As the film ends well for Eric and Janet having pried themselves away from Saxon's control, the 'legendary impresario' has a new fish in his sights -- an up and coming playwright who has approached him previously. He phones the guy and blames his tardiness in contacting him on his late wife's 'sad' death (she committed suicide after the Mexico incident) and claims to be feeling 'so terribly alone'. Can't the fellow come to his apartment that instant to discuss his wonderful unproduced play, previously promised elsewhere. Saxon tells him that they would 'mutilate your material' -- just as he himself did for Eric -- and another patsy is caught in his net!

Friday, 8 July 2016

Premiere (1938)

Nearly everything about the background of this film is fascinating. It's a shame therefore that the movie itself is a fairly feeble potboiler featuring a cast, with one exception, of solid wood. We only chose its rare showing at the National Film Theatre because of a very misleading programme blurb which suggested that it was the love child of Agatha Christie and Busby Berkeley -- murder mystery meets extravagant 30s' musical.

For once the introduction by one of the BFI archivists was enlightening and well-presented. It seems there was a very successful 1937 Austrian film of the same name starring the notorious Zarah Leander. A star of Swedish operetta, it was her first German-speaking role and led to her becoming the highest paid film star of World War II German cinema, although she never became a German citizen much to Dr Goebbels' chagrin. She was the 'Nazi Garbo' if you will, and starred in a string of worthy dramas. She never regained her popularity in her homeland after the war, being considered a collaborator. But back to the movie under discussion...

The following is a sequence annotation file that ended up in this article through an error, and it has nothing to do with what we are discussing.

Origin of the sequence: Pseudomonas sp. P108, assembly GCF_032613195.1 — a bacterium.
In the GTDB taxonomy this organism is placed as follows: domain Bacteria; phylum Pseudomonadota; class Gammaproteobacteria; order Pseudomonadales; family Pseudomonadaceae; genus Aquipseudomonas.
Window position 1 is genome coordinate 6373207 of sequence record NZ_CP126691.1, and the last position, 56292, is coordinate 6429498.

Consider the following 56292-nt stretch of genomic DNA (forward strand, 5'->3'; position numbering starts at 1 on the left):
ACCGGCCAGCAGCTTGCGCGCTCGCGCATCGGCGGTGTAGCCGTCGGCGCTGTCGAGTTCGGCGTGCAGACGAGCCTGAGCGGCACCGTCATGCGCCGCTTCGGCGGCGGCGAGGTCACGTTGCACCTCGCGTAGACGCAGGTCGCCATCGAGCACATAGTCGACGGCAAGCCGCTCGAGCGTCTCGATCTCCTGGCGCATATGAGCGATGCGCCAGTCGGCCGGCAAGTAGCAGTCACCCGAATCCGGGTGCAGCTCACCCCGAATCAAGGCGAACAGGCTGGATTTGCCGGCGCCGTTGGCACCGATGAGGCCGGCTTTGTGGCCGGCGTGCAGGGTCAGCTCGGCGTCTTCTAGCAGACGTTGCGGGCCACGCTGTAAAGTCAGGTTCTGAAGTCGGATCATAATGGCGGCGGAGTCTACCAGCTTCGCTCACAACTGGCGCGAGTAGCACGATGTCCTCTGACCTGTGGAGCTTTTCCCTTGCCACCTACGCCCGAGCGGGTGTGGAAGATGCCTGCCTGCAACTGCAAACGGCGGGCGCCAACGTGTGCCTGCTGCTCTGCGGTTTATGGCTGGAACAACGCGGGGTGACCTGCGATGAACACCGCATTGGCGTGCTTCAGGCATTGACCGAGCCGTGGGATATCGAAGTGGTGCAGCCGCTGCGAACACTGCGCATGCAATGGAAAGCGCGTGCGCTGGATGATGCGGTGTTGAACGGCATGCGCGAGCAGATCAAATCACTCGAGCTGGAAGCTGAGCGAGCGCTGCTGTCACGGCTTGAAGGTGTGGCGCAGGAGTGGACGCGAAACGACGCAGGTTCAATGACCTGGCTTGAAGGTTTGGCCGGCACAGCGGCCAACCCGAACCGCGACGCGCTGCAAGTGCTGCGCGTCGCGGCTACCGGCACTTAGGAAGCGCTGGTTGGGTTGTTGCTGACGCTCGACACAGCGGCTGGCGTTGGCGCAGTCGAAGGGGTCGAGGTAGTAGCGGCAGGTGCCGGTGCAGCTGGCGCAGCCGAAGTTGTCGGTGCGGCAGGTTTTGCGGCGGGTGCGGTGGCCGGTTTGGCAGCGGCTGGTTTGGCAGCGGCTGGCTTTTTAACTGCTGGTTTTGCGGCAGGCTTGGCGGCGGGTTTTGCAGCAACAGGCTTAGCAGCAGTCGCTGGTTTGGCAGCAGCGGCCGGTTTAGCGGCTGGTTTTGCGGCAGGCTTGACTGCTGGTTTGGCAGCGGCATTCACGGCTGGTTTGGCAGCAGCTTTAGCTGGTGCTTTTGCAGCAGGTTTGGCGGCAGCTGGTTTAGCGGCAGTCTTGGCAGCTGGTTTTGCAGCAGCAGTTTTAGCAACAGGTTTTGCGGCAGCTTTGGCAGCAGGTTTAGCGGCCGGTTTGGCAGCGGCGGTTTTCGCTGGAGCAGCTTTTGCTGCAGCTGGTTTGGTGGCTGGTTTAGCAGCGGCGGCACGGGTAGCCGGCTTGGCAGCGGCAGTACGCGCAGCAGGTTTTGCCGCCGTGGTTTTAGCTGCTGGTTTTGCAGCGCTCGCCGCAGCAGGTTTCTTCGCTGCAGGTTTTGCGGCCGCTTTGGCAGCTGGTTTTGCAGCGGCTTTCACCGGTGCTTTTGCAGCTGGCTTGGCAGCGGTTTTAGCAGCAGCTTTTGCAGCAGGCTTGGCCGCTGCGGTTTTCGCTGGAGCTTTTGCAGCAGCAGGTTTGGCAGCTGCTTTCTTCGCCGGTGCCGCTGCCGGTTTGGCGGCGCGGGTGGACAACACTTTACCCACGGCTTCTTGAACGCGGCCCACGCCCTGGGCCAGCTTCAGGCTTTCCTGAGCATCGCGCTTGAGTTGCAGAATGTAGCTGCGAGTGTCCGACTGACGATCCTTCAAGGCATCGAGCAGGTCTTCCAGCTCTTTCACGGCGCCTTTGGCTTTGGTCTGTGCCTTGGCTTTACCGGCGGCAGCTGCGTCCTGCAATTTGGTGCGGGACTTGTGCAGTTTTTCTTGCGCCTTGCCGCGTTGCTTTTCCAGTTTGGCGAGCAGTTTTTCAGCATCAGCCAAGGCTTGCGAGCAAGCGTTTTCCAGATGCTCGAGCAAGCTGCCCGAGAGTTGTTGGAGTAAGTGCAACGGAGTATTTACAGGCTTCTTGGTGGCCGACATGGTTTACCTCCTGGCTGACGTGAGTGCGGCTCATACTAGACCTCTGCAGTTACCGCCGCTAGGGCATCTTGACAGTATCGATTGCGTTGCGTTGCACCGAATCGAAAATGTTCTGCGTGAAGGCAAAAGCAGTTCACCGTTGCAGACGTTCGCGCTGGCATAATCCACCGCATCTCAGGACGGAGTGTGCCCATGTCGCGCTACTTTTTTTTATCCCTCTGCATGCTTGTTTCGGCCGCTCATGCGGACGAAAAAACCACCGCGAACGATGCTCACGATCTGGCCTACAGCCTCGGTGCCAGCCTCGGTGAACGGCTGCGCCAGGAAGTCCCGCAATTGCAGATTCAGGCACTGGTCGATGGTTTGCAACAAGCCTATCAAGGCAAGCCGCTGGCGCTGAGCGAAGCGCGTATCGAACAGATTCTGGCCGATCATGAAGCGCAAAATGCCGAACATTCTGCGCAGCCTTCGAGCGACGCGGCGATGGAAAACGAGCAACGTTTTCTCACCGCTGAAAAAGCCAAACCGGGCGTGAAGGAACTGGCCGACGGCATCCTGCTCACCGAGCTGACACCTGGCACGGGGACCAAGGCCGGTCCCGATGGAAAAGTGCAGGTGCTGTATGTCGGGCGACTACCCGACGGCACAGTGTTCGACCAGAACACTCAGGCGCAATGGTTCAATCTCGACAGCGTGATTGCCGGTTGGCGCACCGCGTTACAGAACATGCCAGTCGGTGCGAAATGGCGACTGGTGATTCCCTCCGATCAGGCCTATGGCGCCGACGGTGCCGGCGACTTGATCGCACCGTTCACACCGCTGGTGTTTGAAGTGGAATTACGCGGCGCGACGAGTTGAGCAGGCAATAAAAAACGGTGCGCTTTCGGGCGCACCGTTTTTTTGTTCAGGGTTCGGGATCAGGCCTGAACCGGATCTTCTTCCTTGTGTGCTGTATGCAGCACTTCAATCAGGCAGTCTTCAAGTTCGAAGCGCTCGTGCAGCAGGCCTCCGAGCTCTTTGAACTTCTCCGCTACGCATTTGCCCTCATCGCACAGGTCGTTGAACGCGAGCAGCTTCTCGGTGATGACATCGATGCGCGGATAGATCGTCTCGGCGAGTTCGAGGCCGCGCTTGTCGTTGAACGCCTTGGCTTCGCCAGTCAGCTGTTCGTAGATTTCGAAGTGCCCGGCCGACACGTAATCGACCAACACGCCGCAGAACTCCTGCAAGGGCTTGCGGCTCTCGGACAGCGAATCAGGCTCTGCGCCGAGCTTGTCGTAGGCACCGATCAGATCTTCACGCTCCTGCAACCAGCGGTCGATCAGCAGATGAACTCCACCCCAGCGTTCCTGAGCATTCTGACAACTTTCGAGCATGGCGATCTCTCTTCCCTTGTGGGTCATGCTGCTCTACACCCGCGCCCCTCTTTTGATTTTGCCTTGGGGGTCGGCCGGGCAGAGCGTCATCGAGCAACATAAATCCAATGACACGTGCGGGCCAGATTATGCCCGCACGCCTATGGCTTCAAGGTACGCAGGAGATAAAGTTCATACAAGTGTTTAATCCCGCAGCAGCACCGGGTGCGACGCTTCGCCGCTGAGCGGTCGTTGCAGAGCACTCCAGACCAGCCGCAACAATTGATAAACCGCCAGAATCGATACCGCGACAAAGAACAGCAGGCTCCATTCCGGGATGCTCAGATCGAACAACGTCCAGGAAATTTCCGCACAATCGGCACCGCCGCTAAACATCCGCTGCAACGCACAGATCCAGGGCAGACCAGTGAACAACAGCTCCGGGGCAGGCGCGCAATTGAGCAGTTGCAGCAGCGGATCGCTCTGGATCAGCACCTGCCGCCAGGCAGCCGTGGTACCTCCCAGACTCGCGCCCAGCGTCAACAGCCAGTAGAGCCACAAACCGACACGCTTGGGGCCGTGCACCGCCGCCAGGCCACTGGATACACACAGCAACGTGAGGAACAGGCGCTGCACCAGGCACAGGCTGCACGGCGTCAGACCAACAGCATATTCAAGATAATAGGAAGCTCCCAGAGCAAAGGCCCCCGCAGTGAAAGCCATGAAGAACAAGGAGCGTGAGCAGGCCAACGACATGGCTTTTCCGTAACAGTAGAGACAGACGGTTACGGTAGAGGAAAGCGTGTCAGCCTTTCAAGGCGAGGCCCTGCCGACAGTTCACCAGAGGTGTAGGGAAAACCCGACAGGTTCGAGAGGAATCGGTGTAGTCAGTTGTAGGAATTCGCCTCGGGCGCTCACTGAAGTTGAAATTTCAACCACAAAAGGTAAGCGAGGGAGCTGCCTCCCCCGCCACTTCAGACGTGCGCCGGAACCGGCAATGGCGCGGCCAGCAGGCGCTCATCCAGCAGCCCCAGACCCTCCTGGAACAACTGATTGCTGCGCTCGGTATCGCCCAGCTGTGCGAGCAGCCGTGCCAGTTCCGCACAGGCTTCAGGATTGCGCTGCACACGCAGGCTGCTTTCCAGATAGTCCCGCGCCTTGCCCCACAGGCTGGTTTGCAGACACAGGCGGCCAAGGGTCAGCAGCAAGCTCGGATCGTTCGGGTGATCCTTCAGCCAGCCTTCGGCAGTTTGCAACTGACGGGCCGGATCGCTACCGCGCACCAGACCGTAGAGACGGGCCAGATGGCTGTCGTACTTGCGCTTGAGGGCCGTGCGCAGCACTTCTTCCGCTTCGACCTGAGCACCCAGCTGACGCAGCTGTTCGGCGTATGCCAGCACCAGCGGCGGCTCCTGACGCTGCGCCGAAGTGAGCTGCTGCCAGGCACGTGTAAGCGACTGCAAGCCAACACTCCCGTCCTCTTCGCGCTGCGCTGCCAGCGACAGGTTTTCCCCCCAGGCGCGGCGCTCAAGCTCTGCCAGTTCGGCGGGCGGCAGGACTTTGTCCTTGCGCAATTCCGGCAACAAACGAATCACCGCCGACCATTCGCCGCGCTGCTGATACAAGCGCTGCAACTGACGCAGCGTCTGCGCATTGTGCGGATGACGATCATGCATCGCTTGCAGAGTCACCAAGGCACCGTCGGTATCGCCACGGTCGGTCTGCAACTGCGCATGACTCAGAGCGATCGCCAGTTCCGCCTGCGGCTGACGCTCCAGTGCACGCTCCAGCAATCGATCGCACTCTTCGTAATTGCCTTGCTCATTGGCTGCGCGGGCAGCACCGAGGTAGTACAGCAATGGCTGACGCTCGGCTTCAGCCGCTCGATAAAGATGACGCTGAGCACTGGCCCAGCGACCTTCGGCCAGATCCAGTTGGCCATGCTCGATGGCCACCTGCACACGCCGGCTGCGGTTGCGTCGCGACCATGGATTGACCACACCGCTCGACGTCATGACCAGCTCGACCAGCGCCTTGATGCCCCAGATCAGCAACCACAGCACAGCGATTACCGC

The director of this English film, Joseph Summers, had a copy of the original Austrian movie and cut the extravagant German musical numbers into his pedestrian remake. You know the drill: hundreds of dancers, reflecting mirrors, and a theatrical stage that seems to go on to infinity.  However, he needed to find an actress who could pass for star Leander in the close-ups, especially when clothed in the same gowns, and chose B-player Judy Kelly for the important lead. Naturally the German lyrics needed to be translated into English, but unfortunately Kelly was no singer, so she was dubbed a la Marnie Nixon. Think about it: a flashy German musical production translated into English with a look-alike lead actress who can not do her own vocals. Bizarre! The original cinematographer, costume designer, musical director, choreographer, and writers are not credited.

However the weirdness does not end there. Like the original, Summers' film is set in Paris for no discernible reason and the cast share more or less the same names as their Austrian counterparts, although leading man Hugh Williams has his name changed from the original Fred to Rene!! The plot concerns the murder of an impresario in his box during the premiere of his latest revue, and inspector Bonnard (who just happens to be in the audience) solves the mystery before the final curtain. Bonnard is played by the American actor John Lodge, a scion of the old Boston family and subsequently Governor of Connecticut, as a stolid Scotland Yard type. He and his bowler-hatted minions are supported by a bevy of unlikely-costumed gendarmes. One change to the script was to give him a 'silly ass' sidekick who adds absolutely nothing to the plot, but the character was thought to be a staple in mystery movies of the time, much like Charlie Butterworth in Hollywood films of the period.

The one exception to the feeble casting was the role given to the Hungarian-born actor Steve Geray as the excitable stage manager, who managed to out-act the rest of the cast. Geray went on to a long Hollywood career, generally in notable support in movies like "The Mask of Dimitrios" (1944) and "Spellbound (1945), and he even had a rare starring role in "How Dark the Night" (1946). He continued until 1966 with his ignominious cinema swan-song in "Jesse James Meets Frankenstein's Daughter".